The personal statement is an especially challenging form of writing, mostly because it’s so… deeply personal. The ideas and words that you choose to share are reflective of who you are; not only is it difficult to write about and articulate your own personal experiences and feelings, but you then have to submit this material to the editing process, which at times can be brutal. When applying to PA school, the personal statement is a challenging rite of passage that each of us must endure.
So, what exactly is the PA school personal statement? At first glance, the parameters appear to be simple - it’s a 5,000 character essay which asks the question “Why are you interested in being a PA?” Although this question seems direct, there are nuances to the essay that are left unstated. First and foremost, implied in any personal statement is the idea that this piece of writing should explain who you are. That means that this is your chance for the admissions committee to get to know you. In addition to answering “Why PA?” and “Who are you?” your personal statement should also chronicle your background, experiences in healthcare and understanding of the PA profession. Although the prompt asks a singular, unassuming question, it quickly becomes a complicated web. A good personal statement will integrate the answers to all of the stated and unstated questions seamlessly.
A big piece of understanding the personal statement is recognizing how programs utilize this portion of your application. The admissions committee will have your transcripts, summaries of clinical, volunteer and non-healthcare work experiences, information about awards or scholarships and explanations of any extracurricular activities. Although this is a major part of your application, a lot is left unsaid. They have your resume, but that doesn’t encompass who you are as a person. Are you are deeply passionate about caring for the medically underserved? Do you have a desire to work in primary care so that you can give back to your community? Tell the admissions committee about it! Here is your big opportunity to shine and leave your mark.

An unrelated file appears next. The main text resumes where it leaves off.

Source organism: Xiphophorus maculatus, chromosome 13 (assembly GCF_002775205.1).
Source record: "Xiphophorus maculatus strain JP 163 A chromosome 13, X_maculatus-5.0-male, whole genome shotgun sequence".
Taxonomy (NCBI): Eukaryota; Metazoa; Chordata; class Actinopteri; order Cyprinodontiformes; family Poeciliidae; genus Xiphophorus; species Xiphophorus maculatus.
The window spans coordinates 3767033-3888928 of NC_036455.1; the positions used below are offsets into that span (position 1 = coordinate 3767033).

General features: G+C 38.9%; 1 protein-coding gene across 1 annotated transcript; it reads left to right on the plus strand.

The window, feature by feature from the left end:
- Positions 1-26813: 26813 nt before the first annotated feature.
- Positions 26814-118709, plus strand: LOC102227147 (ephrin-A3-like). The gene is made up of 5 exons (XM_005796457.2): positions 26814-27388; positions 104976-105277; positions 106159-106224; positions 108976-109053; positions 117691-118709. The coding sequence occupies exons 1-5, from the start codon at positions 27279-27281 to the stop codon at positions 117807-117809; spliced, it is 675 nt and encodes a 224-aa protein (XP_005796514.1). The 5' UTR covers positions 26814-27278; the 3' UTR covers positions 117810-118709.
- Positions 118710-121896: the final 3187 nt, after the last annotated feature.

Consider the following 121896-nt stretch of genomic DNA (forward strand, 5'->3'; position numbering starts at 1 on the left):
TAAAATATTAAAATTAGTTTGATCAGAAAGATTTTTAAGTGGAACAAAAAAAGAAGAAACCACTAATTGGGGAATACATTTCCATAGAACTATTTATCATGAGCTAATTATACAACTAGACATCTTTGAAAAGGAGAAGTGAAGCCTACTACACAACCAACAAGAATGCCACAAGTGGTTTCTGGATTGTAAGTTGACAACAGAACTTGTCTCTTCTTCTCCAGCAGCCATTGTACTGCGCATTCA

The personal statement can also give you the chance to discuss any personal issues, discrepancies in your application or bumps in the road. Some applicants choose to address their upbringing or any disadvantages they experienced in their childhood and adolescent years. Others will briefly touch on academic struggles and extenuating circumstances they dealt with that caused disruptions in their coursework. The floor is yours to expand on anything you feel isn’t clear.
Writing your personal statement will almost certainly be challenging, but it’s a necessary evil. This essay will allow admissions committees to understand who you are and what has been driving you towards the PA profession. It will give them an idea of what was happening in all of the space between the lines of your resume. Be genuine and get personal, because the personal statement can make or break your application. No pressure.
For tips on writing your personal statement, check out this article about the five steps that make the process easier.